At Enwonwu lecture, conceptual art stirs debate
By Tajudeen Sowole
For art to be relevant in influencing policy, the medium of expressions has to change from painting, prints, photography and drawing to “conceptual art”, remarked Prof Jerry Buhari in his presentation to the 2011 Ben Enwonwu Distinguished lecture, titled Beyond 2Dimensional Art and held at the Nigerian Institute of International Affairs (NIIA), Victoria Island, Lagos. It was the first time in the last seven years, that a visual artist would deliver the lecture.
Buhari, a lecturer in the Department of Fine Arts, Ahmadu Bello University (ABU), Zaria, stated that the conceptual artist prides his work as non-commercial because “it is not a product or commodity, or an art that could be bought or sold.”
|Prof Jerry Buhari, delivering the lecture in Lagos|
Buhari, however, noted that conceptual art is not really new to Africa, but its influence was eroded by contact with the colonialists. In fact, in conceptual art, Pan Africanist scholars, he stressed, see ‘African art repackaged’.
And within the context of art’s relevance in today’s challenges, the lecturer argued that artists “could employ the potentials that conceptual art brings to address both artistic and socio-cultural issues that would place art back on the level that it was before the people’s contact with the western world.” He, however, added that his idea should not be misconstrued as advocating for a return to the past, “but to reinvent the past with a contemporary spirit for indigenous benefit and global impact.”
While stressing that two-dimensional art has limitations, Buhari said “a restriction, if not encasement of the creative spirit,” is embedded in it.
Representational painting such as oil on canvas, he said would have less impact compared to life-like figures, for example, in persuading government to pay the controversial N18, 000 minimum wage. “Reflect on this scenario: a performance created by an artist who would use 1,000 pupils from a selection of public schools across the local governments of the federation. Suppose these young children are taken to the National Assembly and asked to lie down flat at the entrance of the complex, holding a poster with just these words, ‘Please pay our parents the N18, 000 minimum wage’. Such performance art, he argued, would have stronger impact on policy makers,” he said.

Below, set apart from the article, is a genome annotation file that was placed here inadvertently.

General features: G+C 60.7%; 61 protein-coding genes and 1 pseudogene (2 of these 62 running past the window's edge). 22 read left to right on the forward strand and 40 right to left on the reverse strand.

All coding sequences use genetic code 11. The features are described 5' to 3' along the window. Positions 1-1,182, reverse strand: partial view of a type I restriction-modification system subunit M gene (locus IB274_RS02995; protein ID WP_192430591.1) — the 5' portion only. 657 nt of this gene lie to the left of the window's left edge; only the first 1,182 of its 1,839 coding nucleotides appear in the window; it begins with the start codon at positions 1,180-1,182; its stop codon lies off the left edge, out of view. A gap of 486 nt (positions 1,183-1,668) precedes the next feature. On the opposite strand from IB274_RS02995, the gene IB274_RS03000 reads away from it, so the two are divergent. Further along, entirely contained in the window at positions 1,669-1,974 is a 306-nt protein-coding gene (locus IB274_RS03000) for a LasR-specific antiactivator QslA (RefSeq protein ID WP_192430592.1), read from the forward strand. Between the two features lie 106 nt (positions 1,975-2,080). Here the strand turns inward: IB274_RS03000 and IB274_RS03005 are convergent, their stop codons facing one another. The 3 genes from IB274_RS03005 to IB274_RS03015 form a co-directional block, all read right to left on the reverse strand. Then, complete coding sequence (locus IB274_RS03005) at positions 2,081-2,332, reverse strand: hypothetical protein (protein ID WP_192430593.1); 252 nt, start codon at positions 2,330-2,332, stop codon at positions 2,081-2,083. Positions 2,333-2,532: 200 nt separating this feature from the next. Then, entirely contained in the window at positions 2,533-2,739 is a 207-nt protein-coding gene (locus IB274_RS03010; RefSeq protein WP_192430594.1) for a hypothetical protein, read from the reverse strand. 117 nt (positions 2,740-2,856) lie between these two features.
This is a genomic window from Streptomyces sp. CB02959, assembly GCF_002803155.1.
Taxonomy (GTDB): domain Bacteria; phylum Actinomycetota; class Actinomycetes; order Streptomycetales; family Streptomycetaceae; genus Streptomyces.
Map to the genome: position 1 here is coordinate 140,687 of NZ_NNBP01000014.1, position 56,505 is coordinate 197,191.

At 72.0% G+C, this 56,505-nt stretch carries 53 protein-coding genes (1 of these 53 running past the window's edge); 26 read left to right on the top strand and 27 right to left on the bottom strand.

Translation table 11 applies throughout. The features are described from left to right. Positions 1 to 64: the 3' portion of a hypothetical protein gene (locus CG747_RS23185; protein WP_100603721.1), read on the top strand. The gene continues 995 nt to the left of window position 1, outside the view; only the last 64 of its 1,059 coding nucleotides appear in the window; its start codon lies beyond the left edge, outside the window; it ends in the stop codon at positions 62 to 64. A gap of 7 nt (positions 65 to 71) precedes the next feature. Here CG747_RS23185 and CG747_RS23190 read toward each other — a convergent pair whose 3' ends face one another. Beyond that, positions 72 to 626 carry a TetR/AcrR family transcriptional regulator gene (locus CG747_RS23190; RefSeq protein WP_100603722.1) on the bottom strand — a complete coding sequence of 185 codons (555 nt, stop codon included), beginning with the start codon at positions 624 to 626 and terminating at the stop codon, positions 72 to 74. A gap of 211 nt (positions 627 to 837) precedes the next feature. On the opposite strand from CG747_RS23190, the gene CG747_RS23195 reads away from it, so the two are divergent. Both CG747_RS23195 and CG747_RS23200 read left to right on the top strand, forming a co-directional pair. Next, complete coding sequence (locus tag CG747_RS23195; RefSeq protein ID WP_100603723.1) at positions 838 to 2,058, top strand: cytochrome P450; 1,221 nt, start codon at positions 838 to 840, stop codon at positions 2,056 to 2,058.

Responses to Buhari’s lecture from the audience largely dwelled on some measure of paranoia about future of two-dimensional art. Former president of Society of Nigerian Artists (SNA), Kolade Oshinowo, said that painting, and indeed other 2-dimensional art expressions, would remain relevant, even within the context of conceptuality. In fact, he warned artists that it is important to go through the rudiment of making art such as drawing and painting to be a vibrant artist. He urged them to “understand the rules before breaking it.”
Across the medium such as two-dimensional or flat surface, installation, performance and video art, the activities of Nigerian artists have shown that there was never a dearth of creativity. However, it does appear that it is not enough for the artist to just create a great or bold art – irrespective of the medium – without following it up in the larger society. This appears like a disconnect between the artist and the art as the public hardly links the bold or ‘great conceptual art’ to a voice that could lead or be part of a journey to change.
Buhari argued that, based on experience, the Nigerian environment is hostile for the artist to stand by his bold or conceptual art. He stressed that art is not about immediacy, and that “ten years down the line,” an artist’s work could be relevant on a given issue. He cited examples that some of “us in the university have stood our ground and suffered for it.”
Earlier, during his presentation, he had said the harsh socio-political situation in Nigeria, which makes “pain and agony,” part of the people’s daily experience also offers “the gory and bizarre art” such as Jelili Atiku’s performance, the prospect for a revolt.
He also listed some conceptual artists whose works are revered in this context. These include Kazoo Shirago (Challenging Mud, 1955), Yves Klein (Live painting called, Anthropometries of the Blue Period, Jim Dine (Five Feet of Colourful Tools, 1962), Christo and Jeanne-Claude (Valley Curtain, Riffle Colorado, 1970-1972) and Damien Hirst (Away from the Flock, 1994).
President of the Art Galleries Association of Nigeria (AGAN), Chief Frank Okonta (left), Kolade Oshinowo and Sammy Olagbaju during the lecture
At home, the art landscape is not really barren of artists with such conceptual boldness. For example,
El Anatsui (New World Map, 2009), Osahenye Kainebi (Casualties, 2008), Tunde Babalola (Yellow Fever, 2005?), Ayo Aina (Child Traffiking, 2010), Nnenna Okore (Anyanwu, 2009), Bright Ogochukwu Eke (Acid Rain, 2005), Ayo Adewunmi (Work in Progress, 2009), Burns Effiom (Regeneration, 2010), and Jerry Buhari (Power Chair, 2007/8).
Past guest speakers of the Ben Enwonwu Distinguished Lecture Series include Chief Rasheed Gbadamosi, Prof John Aiken of Slade School of Art, University College London, U.K, the Nobel laureate, Prof Wole Soyinka, Dr Christopher Kolade, Prof Freida High of University of Wisconsin, U.S., Prof Yemi Osibajo and former Governor of Cross River State, Mr Donald Duke.
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